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Washington Kayak Club
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Sea Kayaking Discussion

Kayak Rolls - ideas for understanding them better
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Matt -

My sense is that you are putting too much thought into different roll executions. There are far more similarities between a sweep and C to C than there are differences. Key to both is getting your upper torso as close to the surface of the water in that position where where you are 90 degrees to your boat. The functional tension in your torso is what brings the boat up. When you are in that position you create functional tension on that opposite knee, which again is what brings your boat up. Bringing your body up is a mater of timing, and both roll styles address that differently.
 
It also sounds like you as pending a lot of time on the internet, ooking at different methodologies, and absorbing different versions of "The Truth". I'd encourage you to adopt one version of "The Truth". Kent Ford's vid on he sweep roll is a good place to start. A buddy of mine and I created a progression for the C to C - unfortunately no vid exists, but I'd be happy to work with you on that if you come to te South Sound - maybe Sunday's Tacoma session. Adopt that style, and you don't have to be in your boat to practice it. When you are stuck in traffic, instead of being frustrated think about what the perfect, effortless roll feels like. That mental rehearsal will go a long way to ingraining patterns of grace.

Those who finish laying across their back decks??? They haven't developed the timing to bring their body up, so they reduce the lever arm length that is their body by bringing it closer to the rotating center of mass. Don't even go there - it will result in major dental work if you paddle much. Yes, it is what EJ does, but EJ is a awesome physical specimen and his roll style is a bit more rodeo tuned.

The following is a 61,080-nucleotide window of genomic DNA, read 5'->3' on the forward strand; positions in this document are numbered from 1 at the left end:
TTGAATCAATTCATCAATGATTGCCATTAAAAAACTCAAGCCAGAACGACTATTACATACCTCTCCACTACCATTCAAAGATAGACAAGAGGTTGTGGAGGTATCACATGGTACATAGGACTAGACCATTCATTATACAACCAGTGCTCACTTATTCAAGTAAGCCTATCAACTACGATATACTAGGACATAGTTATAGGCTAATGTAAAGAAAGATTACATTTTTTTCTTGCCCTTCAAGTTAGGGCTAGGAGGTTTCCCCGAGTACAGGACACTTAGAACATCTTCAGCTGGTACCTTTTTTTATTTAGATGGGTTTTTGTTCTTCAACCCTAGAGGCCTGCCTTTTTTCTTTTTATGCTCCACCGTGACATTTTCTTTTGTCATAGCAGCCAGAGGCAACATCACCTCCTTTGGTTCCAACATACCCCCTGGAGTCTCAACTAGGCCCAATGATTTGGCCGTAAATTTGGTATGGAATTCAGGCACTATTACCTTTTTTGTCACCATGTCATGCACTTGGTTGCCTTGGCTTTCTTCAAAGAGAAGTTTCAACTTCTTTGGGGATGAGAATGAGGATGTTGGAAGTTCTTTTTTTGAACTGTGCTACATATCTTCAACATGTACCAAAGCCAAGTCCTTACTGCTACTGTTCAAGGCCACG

Good luck with your journey.
 
Thanks Michael.  I checked out that clip and saved it.  Yeah he keeps the elbows low even on the high brace - I will have to try this.  
 
Hey - since I got my kayak a month ago I have been hitting all the pool sessions I can.  I live in Sultan, so I have been going to all the Shoreline ones and also the weekly ones in Marysville at the YMCA.  Do you go to the Shoreline pool session?  I am trying to get a pool session started in Monroe at the YMCA - apparently they are very close to getting one started.  
 
I REALLY want to try hand rolls this weekend....
 
 
There are three basic types of rolls (excluding forward ending rolls and all the greenland stuff), a laid back, a C-to-C, and a sweep roll. Since a high brace is basically a roll that you start before being fully capsized, these each lead to a slightly different way to do it. EJ’s is similar to a laid back roll, and I think is quite unique. Just be really careful extending your arm like he does as this can put a lot of strain on your shoulder.

A high brace that looks more like a C-to-C roll can be seen here: https://www.youtube.com/watch?v=uOsyqt37ILQ, Pay attention to how tucked he keeps his elbow/arm. This is a powerful position and keeps your shoulder safe.  

If you were to take that last technique but rotate your upper body as if you were setting up for a sweep roll, you’d have the third type.Your back actually hits the water before anything else, and you can high brace right back up. Very powerful, and very friendly to your body. 

Come out to the WKC pool sessions this winter and we’ll work on this stuff!

On Nov 6, 2015, at 6:21 PM, Discussion <WKCDiscussion@washingtonkayakclub.org> wrote:

Ah - thanks Michael - 
 
I would love to try what you are saying about moving the footboard, but as it is, my Pyranha S8 is the kind of play boat fit where having Jackson Happy Feet in the bow, all the way deflated and all the way squished as much as possible - is still a pretty tight squeeze.  I haven't tried the boat with nothing in the feet area since I got my booties although my first couple paddles in the boat were with no booties and no happy feet (got the whole setup a month ago).